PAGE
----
Iona guard Steve Burtt emerged from the locker room at St. Peter's College in Jersey City last Saturday wearing the set-in-granite expression that teammates sometimes try to crumble with the nickname "Monsterhead." Indeed, having just scored a season-low 13 points in a 57-55 upset loss to the Peacocks, which cost Iona the top seed in this week's Metro Atlantic Athletic Conference playoffs, the internally combustible Burtt was hot enough to go one-on-one with Godzilla. But he resisted an urge to bang the wall of the corridor with a forearm. Instead, he grazed it with a slow-motion jab and softly told Gael head coach Pat Kennedy: "I'm O.K. I'm all right."
It's a pronouncement Burtt himself is just now beginning to believe. At 6'2", 185 pounds, he possesses the strength, quickness and toughness to sustain a long career in the NBA after graduating in June. He surpassed Jeff Ruland as Iona's alltime leading scorer early this season and is averaging 23.9 points per game for the 20-7 Gaels; for his career he has scored 2,433 points. He's also a criminal-justice major with a B average who would just as soon go to law school as play pro ball. But the fire that drives the 21-year-old Burtt is fueled by pain, and he isn't sure whether his gains will ever outweigh his very substantial losses.
"It's getting better, but there's always going to be sadness in my life," Burtt says. "I have to keep my mind off certain things and keep moving. I haven't had many happy moments. The happiest have been with the team, at Iona."
Like several of his teammates at Iona, which is in New Rochelle, N.Y., about 25 minutes northeast of Manhattan, Burtt grew up in Harlem. But even measured against the standards of that community, his youth was tragic. When he was 11, Burtt's parents died within months of each other. Charlie Burtt, a factory worker, suffered a stroke on Father's Day, 1974 and died several weeks later. Annie Burtt was so wounded by the death of her husband that she stopped eating and died five months later from complications brought on by malnutrition. "My mother was hurt so deeply that she couldn't forget," says Steve. "I understand. I have some of that in me."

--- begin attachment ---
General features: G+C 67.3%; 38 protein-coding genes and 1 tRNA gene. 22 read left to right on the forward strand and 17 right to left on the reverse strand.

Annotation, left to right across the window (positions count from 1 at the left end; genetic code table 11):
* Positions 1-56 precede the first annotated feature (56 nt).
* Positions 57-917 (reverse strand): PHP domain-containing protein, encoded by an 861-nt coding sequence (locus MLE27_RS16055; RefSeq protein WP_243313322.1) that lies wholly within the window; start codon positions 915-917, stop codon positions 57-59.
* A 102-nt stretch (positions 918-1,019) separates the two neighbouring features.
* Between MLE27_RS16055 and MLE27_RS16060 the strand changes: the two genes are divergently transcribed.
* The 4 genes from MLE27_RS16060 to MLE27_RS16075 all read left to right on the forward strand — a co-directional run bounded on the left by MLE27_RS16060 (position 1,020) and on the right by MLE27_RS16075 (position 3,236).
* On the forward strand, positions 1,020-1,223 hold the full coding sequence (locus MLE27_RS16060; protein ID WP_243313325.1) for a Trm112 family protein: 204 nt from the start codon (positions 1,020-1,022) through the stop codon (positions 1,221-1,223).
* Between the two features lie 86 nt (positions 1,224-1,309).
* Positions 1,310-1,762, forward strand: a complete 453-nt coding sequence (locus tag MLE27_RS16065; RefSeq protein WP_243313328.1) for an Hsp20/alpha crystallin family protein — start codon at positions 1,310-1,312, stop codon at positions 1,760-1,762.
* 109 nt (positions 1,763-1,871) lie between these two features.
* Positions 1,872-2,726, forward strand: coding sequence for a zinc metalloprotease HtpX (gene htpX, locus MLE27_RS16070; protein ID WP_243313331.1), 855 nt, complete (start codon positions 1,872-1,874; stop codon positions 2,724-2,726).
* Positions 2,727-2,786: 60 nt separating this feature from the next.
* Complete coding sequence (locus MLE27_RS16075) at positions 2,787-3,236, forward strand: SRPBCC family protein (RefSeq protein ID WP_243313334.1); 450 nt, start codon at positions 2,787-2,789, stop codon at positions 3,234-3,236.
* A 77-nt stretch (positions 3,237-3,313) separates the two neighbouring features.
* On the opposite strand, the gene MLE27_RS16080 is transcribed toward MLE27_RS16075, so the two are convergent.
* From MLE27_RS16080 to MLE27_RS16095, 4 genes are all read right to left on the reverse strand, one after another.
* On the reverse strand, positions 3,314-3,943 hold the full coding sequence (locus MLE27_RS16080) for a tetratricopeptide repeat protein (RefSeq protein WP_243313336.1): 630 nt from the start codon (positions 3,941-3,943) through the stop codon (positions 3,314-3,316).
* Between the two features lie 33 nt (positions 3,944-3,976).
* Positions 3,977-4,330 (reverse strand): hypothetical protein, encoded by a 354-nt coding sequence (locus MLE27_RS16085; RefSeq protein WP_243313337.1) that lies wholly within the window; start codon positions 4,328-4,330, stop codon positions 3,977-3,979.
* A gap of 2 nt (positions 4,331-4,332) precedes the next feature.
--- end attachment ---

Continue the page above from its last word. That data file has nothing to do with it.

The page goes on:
Burtt's grandmother, Carrie Goshae, took over the rearing of Steve and his older brother Kevin. A year ago Burtt suffered another jolt when Gilbert Earl, a local Police Athletic League basketball coach who had become a father figure to him, was shot and killed while being robbed on a Manhattan street.
"I turned to basketball as a release," says Burtt. "I just decided I wanted to be good." He was all-state his senior year at Charles Evans Hughes High and, because he wanted to stay close to home, accepted a scholarship to Iona.
When his grandmother's health began to fail during his freshman year, Burtt did all he could to care for her. Almost daily for three years, he would leave New Rochelle after classes and commute by train to her West 118th Street apartment, and later to New York's Hospital for Joint Diseases, then return to campus for basketball practice. She died last July at the age of 93.
The ordeal took its toll, and by all accounts Burtt was difficult to deal with during his early years at Iona. He was moody on the court and aloof off it, and without many friends. "Steve has a lot of pent-up rage," says assistant coach Kenny Williamson, who became one of Burtt's few confidants after coaching him on Manhattan's prestigious Riverside Church team and subsequently recruiting him for Iona. "He can be sullen. He had a very quick temper. It's taken him years to shake the feeling that the world has done him an injustice. He doesn't let people get close to him because he's afraid he might lose them, too." Another assistant coach and friend, Rich Petriccione, says simply, "Stevie has never had anyone in his life to say, 'Good game.' "
Burtt is also close to Kennedy, who was promoted from assistant to head coach after Jim Valvano jumped from Iona into the national spotlight at North Carolina State in 1980. In Burtt's troubled freshman year, Kennedy, then a rookie head coach at 29, would spend as much as three hours a day with him, often accompanying Steve on his trips to visit his grandmother. "Stevie has something harder inside him than other kids that makes him what he is," says Kennedy. "To see this very tough kid taking care of his grandmother, bathing her and massaging her, was a very loving, emotional thing."
Burtt says he still cries some nights because his grandmother never saw him play, except for one brief film clip on television. "I get down, but most of the time they're tears for the joyful times," he says. "She gives me something extra to play for."